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Mental Effects/Changes at depth

Thread Status: Hello , There was no answer in this thread for more than 60 days.
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New Member
Jan 10, 2003
I was wondering if anyone knew of instances or cases where divers have experienced psychological or psychomotor problems when they were at depth, such as in no-limits diving? I was thinking about the pressures (physical, physiological and psychological) involved with the discipline, and thought that they could perhaps synergistically combine to cause such problems...??
I have experienced hallucinations & paralysis on deep constant weight dives in cold water. I have warned other people about these problems but they all ignore the warnings.

Eric Fattah
BC, Canada

narcosis generally increases with depth, but it seems to be much more complicated than that. in my experience, it appears that your mental state can have a very significant bearing on the intensity of narcosis.

i've done some moderately deep dives with virtually no narcosis, but have felt strong narcosis on other dives to relatively shallow depths- of only 40m. (not very deep when talking about narcosis).

i can think of two such occassions....

the first happened when i accidentally scraped past a cliff face during a variable descent. this came as quite a shock, and unsettled me for a few moments, but i continued with the dive

the second time occurred when i had to spend an unexpectedly long time at the bottom of a variable dive before ascending.

in both cases, the increased mental tension seemed to trigger fairly intense narcosis. on both occassions the feeling went as soon as i left the bottom, and had gone by the time i reached 35m or so.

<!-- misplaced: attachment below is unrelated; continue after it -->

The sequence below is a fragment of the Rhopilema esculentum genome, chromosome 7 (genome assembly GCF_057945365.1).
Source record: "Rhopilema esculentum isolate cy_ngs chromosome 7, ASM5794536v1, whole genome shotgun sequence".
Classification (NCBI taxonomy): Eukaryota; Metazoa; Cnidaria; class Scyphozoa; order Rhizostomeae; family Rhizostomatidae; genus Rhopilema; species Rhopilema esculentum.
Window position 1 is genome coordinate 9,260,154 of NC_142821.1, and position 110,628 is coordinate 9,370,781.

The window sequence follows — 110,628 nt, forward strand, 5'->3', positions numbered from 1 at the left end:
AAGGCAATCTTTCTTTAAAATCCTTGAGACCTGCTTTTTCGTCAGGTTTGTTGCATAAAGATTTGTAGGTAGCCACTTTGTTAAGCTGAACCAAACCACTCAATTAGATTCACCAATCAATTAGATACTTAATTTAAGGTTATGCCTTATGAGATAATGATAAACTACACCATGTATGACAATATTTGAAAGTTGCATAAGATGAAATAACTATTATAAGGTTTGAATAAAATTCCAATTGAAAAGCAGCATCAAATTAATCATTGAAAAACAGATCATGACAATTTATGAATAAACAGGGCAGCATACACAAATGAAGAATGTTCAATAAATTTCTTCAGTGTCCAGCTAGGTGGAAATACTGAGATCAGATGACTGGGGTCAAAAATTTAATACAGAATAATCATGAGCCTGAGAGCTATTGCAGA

interestingly, many of my deepest dives (during which i felt hardly any narcosis) were done blind. i have wondered whether that helped because i didnt have a visual feedback to my brain which may have compounded the narcosis. i'm not certain whether this can happen...

Interesting alun, that you say that doing the dives blind may perhaps have decreased the effects of narcosis. I have always believed (well, at least from personal experience) that blind dives can increase levels of mental tension or stress, simply because there is less visual input and you are relying on kinaesthetic feedback to tell the story of what is happening. However i can see where you're coming from.
I also find that closing my eyes worsens the narcosis. While doing hangs at 30m, I have nearly fallen asleep (narcolepsy), and when I sense that feeling coming I must open my eyes, and the feeling diminishes. Also, narcosis, for me, is much worse in dark water, and much worse in cold water.

Eric Fattah
BC, Canada
hi Eric/Alun

Do you guys close your eyes on max depth dives, for relaxing. I know a few guys that do and have also noticed myself that I can keep calmer when diving with my eyes closed for max depth. Just wandering if you guys do.

well i could be wrong about that idea... perhaps the minimal narocsis i experienced on those dives was due to having a good mental state (relaxation) rather than the fact i was blind... it was just a thought i had.

i just do whatever feels right/natural at the time, i don't follow a strict pattern. but i only close them when i dont need to see where i'm going... eg nolimits, variable, free immersion. closing your eyes in constant weight could result in :blackeye :eek:


Yeah Alun I close my eyes when doing constant weight spearfishing I hold my gun out in front so it whacks the bottom before me, it has happened a few times. But I rather close my eyes it feels like im lost for a little while.:cool: .

Closing eyes

Ivan, i hear you on that one. When night diving there is nothing like turning off your light and just hanging mid water for a few moments - magic!:D

Do you freedive at night. I have Scuba dived but thats it no night freediving.

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